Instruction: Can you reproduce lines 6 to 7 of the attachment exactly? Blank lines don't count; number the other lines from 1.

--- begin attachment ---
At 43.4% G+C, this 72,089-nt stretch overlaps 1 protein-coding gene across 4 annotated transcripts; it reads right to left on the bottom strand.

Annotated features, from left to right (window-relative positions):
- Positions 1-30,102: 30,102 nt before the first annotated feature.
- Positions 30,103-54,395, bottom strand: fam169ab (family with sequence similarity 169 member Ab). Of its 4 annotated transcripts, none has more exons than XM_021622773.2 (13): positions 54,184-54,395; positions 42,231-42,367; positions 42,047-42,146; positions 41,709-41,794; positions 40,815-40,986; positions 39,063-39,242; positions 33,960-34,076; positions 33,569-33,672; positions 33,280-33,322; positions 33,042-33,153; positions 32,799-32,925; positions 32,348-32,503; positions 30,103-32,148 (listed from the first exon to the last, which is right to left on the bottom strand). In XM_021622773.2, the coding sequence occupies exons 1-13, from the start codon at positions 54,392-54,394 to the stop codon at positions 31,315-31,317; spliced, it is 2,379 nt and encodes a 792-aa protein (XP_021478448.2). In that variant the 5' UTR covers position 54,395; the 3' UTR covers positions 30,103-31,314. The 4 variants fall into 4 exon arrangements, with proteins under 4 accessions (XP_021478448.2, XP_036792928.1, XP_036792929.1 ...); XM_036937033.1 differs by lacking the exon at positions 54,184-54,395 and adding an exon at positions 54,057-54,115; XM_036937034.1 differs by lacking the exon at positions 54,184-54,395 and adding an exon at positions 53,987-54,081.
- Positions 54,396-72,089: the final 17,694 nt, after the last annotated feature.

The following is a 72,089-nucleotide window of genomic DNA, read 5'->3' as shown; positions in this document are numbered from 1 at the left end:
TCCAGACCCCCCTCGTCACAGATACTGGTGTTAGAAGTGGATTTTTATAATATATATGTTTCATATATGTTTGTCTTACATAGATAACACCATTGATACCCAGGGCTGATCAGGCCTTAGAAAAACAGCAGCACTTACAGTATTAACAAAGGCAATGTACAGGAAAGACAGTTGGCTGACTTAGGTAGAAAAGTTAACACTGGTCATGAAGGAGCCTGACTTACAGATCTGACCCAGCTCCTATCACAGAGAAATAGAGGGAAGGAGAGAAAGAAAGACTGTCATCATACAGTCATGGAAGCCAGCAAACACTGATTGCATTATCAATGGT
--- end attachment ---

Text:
The following is a 72,089-nucleotide window of genomic DNA, read 5'->3' as shown; positions in this document are numbered from 1 at the left end:
TCCAGACCCCCCTCGTCACAGATACTGGTGTTAGAAGTGGATTTTTATAATATATATGTTTCATATATGTTTGTCTTACATAGATAACACCATTGATACCCAGGGCTGATCAGGCCTTAGAAAAACAGCAGCACTTACAGTATTAACAAAGGCAATGTACAGGAAAGACAGTTGGCTGACTTAGGTAGAAAAGTTAACACTGGTCATGAAGGAGCCTGACTTACAGATCTGACCCAGCTCCTATCACAGAGAAATAGAGGGAAGGAGAGAAAGAAAGACTGTCATCATACAGTCATGGAAGCCAGCAAACACTGATTGCATTATCAATGGT